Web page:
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Is community pharmacy best placed to control infections?

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Mark Robinson
Mark Robinson

I HAVE always shouted that the game is not to give influenza vaccines, but to create community immunity where everyone takes personal responsibility to reduce the risk of getting infected and infecting others.

In some places – well just one that I know about – the GP practice and the community pharmacies have come together to set joint immunisation targets. The GPs don’t send out costly reminder letters, and everyone works together to immunise as many people in the at risk groups as possible. It’s the way to do it, and the way that NHS England should have incentivised the contracts years ago.

Community pharmacy should go further: lots of people seek pharmacists’ advice about influenza like illnesses, so they should look at ways of reducing the spread and impact of such illnesses in the communities that they serve. The pharmacy team should mention the “catch it, bin it, kill it” campaign in every conversation, and ask whether they have some tissues, and if they have thought about using an alcoholic hand gel product. This is not a situation where self-selection is applicable – it should be an active recommendation in line with the NHS campaign.

Community pharmacists could also offer a point-of-care test to differentiate between influenza A and B and other viruses. I appreciate that the treatment may be similar, but we shouldn’t be fooled into thinking that these two conditions are the same – they are not. Influenza can lead to complications, particularly lower respiratory tract infections and there should be enhanced precautions to reduce spread.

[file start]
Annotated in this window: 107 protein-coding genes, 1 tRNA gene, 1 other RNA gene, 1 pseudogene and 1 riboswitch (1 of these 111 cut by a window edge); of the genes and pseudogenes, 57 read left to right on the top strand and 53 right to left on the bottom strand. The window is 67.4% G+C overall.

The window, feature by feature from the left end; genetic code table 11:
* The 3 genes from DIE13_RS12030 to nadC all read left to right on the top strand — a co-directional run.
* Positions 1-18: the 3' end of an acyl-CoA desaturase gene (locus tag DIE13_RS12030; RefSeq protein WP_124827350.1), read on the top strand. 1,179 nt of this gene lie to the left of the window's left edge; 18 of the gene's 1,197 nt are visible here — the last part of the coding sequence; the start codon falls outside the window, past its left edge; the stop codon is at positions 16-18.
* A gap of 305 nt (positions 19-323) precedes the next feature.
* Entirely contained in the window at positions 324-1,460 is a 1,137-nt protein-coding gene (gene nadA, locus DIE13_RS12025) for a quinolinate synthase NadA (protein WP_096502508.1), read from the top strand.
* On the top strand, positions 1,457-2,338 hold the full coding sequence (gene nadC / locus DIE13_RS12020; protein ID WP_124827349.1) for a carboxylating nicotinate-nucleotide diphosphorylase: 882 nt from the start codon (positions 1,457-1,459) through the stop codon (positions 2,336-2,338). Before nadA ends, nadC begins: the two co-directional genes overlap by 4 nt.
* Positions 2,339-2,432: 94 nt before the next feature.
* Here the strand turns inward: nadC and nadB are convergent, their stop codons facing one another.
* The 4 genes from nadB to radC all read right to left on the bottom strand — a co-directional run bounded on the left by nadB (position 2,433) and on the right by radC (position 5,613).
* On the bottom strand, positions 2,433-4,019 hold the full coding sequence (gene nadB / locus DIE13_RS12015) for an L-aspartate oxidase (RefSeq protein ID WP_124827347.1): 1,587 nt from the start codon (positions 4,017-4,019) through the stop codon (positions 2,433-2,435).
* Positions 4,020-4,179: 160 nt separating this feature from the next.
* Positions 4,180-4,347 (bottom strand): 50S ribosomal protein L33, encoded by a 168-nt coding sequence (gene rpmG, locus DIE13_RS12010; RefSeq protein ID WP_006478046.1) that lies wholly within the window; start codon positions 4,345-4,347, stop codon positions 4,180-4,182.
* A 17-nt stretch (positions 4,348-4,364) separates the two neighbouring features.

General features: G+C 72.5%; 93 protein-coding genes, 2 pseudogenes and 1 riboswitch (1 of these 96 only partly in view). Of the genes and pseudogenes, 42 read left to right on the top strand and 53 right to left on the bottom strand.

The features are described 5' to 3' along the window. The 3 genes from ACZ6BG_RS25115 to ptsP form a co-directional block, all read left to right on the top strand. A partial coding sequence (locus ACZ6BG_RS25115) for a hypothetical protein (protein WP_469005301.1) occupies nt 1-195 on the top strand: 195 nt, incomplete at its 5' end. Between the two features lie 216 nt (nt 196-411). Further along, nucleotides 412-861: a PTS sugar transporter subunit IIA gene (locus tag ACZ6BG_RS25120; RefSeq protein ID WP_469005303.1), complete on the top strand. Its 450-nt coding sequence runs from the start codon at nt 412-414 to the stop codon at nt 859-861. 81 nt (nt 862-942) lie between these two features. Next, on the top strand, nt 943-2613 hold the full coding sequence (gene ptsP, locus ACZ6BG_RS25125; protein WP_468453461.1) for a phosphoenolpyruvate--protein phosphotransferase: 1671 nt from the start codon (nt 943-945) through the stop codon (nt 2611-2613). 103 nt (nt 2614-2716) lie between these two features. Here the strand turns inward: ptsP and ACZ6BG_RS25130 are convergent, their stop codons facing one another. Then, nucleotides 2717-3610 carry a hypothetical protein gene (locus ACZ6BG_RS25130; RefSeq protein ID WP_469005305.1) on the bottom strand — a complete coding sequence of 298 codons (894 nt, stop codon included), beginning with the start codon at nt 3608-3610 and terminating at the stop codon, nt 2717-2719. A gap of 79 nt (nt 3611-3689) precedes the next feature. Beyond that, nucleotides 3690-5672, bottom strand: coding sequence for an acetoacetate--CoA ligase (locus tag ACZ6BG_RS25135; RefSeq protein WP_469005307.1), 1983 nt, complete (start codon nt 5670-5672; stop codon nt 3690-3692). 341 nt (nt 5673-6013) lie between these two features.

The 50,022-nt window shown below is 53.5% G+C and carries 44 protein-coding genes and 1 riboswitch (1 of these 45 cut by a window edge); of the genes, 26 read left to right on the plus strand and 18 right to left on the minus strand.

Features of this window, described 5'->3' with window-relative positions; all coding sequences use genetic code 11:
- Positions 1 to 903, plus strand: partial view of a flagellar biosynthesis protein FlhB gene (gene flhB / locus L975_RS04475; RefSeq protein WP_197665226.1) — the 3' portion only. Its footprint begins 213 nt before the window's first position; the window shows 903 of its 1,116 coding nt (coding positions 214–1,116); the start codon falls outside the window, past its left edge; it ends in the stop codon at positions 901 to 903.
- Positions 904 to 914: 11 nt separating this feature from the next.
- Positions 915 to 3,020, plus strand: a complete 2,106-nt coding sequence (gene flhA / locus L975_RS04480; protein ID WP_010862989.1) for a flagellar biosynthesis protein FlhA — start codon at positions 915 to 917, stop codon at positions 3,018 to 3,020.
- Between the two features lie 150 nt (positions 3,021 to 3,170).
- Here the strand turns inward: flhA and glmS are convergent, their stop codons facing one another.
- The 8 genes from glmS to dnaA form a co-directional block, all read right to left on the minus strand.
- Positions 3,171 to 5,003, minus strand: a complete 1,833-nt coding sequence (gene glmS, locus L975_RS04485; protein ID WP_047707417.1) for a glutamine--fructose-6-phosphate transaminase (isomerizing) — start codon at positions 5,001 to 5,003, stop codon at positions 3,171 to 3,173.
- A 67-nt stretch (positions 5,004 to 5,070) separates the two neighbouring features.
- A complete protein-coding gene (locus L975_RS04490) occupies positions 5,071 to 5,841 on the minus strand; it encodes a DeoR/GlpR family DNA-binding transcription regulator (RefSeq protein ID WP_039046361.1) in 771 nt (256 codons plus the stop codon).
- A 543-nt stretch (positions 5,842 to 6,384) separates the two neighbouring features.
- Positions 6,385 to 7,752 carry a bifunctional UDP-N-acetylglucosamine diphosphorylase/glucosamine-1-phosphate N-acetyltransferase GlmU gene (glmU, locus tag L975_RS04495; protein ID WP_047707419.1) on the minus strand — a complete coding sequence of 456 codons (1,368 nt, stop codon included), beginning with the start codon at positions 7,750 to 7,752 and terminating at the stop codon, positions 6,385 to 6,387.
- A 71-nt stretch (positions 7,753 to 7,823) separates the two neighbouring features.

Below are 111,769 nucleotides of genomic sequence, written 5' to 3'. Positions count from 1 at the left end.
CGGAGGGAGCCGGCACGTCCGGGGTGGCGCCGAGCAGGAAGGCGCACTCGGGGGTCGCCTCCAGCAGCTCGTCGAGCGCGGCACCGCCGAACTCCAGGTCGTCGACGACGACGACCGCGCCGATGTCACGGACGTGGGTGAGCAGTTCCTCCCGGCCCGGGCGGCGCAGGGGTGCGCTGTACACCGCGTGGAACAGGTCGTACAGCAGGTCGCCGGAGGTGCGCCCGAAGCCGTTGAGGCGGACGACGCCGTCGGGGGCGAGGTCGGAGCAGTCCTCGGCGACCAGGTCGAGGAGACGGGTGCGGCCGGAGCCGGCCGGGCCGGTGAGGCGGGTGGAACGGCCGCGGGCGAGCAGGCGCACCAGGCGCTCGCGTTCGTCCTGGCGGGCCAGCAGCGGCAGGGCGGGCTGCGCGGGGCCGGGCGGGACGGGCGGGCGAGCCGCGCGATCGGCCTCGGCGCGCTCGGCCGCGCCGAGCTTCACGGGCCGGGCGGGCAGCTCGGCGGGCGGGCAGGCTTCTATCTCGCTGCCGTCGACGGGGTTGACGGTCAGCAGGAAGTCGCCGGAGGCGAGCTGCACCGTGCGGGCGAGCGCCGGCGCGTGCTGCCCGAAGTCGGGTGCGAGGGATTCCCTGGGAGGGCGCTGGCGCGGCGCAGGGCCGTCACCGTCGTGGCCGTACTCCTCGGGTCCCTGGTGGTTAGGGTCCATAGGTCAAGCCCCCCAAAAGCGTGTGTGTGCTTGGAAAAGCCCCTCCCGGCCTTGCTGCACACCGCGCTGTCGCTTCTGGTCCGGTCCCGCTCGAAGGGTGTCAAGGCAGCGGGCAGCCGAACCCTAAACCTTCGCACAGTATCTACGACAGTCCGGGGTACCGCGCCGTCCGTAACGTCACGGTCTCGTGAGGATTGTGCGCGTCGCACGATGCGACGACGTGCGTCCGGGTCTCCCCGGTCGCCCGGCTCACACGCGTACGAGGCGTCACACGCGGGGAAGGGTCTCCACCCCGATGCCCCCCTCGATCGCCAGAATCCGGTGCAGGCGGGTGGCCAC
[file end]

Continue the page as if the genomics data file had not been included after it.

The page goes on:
I was talking last night about rapid antigen tests for strep A sore throats. Again, the game is to limit the spread of Strep A sore throats throughout our community. It is a nasty little condition that leads to absence from work and school. I was informed that a patient with an untreated strep A sore throat would remain infectious for up to 14 days – so there is a clear advantage to the community if people are properly diagnosed and treated.

There is a fine balance to find. We don’t want to use antibiotics unnecessarily, but we don’t want to leave strep A infections untreated. I am told by Phil Howard from NHS England that resistance to penicillin is falling, but Public Health England (PHE) says that the occurrence of scarlet fever and invasive strep A infections are rising.

So, I think that test and treat would be a valuable service for community pharmacies to offer around the country. The feasibility study shows that it is feasible, it will reduce unwarranted antibiotics, and unnecessary GP appointments at a time when they will be full to bursting.

Well, I am off to meet a colleague for coffee. I’ll stop in at a pharmacy on the way and buy a pack of tissues and some hand gel, as he has a cold and I have no intention of catching it.

Mark Robinson is director of Connect2Pharma

What are your thoughts on Strep A testing in community pharmacy? Feel free to comment below

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